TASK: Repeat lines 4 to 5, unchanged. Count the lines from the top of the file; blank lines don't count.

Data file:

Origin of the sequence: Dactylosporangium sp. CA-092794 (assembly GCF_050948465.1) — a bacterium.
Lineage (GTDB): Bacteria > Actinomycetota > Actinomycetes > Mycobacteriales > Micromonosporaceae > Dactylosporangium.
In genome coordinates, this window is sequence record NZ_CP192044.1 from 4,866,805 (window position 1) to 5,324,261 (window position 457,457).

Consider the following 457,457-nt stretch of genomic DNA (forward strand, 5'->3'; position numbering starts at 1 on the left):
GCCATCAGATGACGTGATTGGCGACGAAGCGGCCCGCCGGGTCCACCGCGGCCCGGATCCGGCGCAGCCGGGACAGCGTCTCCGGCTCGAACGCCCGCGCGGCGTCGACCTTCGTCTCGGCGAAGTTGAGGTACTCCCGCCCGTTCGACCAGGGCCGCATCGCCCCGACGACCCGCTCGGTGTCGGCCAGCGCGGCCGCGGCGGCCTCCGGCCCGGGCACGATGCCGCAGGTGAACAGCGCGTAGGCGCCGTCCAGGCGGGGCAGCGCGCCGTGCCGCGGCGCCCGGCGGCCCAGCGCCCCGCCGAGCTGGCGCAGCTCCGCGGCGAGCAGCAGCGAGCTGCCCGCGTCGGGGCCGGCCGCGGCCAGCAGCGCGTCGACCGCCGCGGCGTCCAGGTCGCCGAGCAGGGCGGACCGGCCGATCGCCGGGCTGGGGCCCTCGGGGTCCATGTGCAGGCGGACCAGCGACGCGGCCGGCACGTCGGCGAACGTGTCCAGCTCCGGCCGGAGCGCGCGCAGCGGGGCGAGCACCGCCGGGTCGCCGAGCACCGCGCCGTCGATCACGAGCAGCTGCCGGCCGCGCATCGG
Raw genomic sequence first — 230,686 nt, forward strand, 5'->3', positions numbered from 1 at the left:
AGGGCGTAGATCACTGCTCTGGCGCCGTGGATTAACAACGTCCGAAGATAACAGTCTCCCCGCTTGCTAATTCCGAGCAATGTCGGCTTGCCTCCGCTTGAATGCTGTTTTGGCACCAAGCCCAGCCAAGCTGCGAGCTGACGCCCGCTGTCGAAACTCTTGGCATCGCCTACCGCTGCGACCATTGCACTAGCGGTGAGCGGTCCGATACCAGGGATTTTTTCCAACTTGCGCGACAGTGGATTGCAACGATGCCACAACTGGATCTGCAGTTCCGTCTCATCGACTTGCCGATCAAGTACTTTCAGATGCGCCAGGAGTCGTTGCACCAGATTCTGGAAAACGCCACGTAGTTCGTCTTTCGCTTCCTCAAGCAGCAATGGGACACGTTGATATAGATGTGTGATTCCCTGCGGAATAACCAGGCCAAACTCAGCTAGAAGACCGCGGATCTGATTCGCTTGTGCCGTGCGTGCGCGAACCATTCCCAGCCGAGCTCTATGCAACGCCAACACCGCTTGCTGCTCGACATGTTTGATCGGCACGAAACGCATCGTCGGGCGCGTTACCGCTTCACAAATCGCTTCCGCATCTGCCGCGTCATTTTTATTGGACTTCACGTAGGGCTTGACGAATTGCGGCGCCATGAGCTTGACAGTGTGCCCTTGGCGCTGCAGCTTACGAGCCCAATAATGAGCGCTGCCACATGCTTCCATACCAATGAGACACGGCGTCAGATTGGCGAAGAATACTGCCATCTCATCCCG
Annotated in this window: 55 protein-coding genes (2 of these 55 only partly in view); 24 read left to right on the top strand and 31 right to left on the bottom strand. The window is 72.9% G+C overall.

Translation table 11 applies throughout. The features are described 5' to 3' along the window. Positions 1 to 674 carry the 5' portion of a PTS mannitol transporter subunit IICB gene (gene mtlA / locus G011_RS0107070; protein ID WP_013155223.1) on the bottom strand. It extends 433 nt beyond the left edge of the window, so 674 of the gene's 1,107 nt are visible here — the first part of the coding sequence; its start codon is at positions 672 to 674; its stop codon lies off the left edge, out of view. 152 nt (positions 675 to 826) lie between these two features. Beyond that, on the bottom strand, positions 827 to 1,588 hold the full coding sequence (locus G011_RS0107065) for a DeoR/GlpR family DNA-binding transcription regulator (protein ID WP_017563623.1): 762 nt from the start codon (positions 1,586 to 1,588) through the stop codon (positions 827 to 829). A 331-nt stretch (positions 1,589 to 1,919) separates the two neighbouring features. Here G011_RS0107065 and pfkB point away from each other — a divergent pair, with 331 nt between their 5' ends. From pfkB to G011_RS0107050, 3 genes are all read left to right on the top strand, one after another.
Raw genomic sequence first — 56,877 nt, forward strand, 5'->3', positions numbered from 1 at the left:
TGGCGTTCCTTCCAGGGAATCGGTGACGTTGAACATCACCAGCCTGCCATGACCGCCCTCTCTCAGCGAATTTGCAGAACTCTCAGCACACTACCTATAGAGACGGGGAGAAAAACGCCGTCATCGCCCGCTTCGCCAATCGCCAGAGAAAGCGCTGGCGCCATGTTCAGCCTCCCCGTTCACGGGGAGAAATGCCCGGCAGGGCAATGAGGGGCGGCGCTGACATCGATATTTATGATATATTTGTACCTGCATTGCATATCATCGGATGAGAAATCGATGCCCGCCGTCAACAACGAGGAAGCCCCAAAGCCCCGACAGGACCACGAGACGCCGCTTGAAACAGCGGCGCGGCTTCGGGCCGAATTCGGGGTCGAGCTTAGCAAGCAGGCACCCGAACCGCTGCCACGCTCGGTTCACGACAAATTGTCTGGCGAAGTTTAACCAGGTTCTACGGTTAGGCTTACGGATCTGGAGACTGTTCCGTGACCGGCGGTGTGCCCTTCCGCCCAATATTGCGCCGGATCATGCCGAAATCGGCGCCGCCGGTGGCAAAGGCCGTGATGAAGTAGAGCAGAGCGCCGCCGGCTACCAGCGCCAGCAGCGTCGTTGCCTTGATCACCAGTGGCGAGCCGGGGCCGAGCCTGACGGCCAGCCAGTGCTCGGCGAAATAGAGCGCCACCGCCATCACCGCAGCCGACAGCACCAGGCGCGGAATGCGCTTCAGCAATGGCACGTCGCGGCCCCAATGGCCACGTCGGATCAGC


Consider the following 457,457-nt stretch of genomic DNA (forward strand, 5'->3'; position numbering starts at 1 on the left):
GCCATCAGATGACGTGATTGGCGACGAAGCGGCCCGCCGGGTCCACCGCGGCCCGGATCCGGCGCAGCCGGGACAGCGTCTCCGGCTCGAACGCCCGCGCGGCGTCGACCTTCGTCTCGGCGAAGTTGAGGTACTCCCGCCCGTTCGACCAGGGCCGCATCGCCCCGACGACCCGCTCGGTGTCGGCCAGCGCGGCCGCGGCGGCCTCCGGCCCGGGCACGATGCCGCAGGTGAACAGCGCGTAGGCGCCGTCCAGGCGGGGCAGCGCGCCGTGCCGCGGCGCCCGGCGGCCCAGCGCCCCGCCGAGCTGGCGCAGCTCCGCGGCGAGCAGCAGCGAGCTGCCCGCGTCGGGGCCGGCCGCGGCCAGCAGCGCGTCGACCGCCGCGGCGTCCAGGTCGCCGAGCAGGGCGGACCGGCCGATCGCCGGGCTGGGGCCCTCGGGGTCCATGTGCAGGCGGACCAGCGACGCGGCCGGCACGTCGGCGAACGTGTCCAGCTCCGGCCGGAGCGCGCGCAGCGGGGCGAGCACCGCCGGGTCGCCGAGCACCGCGCCGTCGATCACGAGCAGCTGCCGGCCGCGCATCGG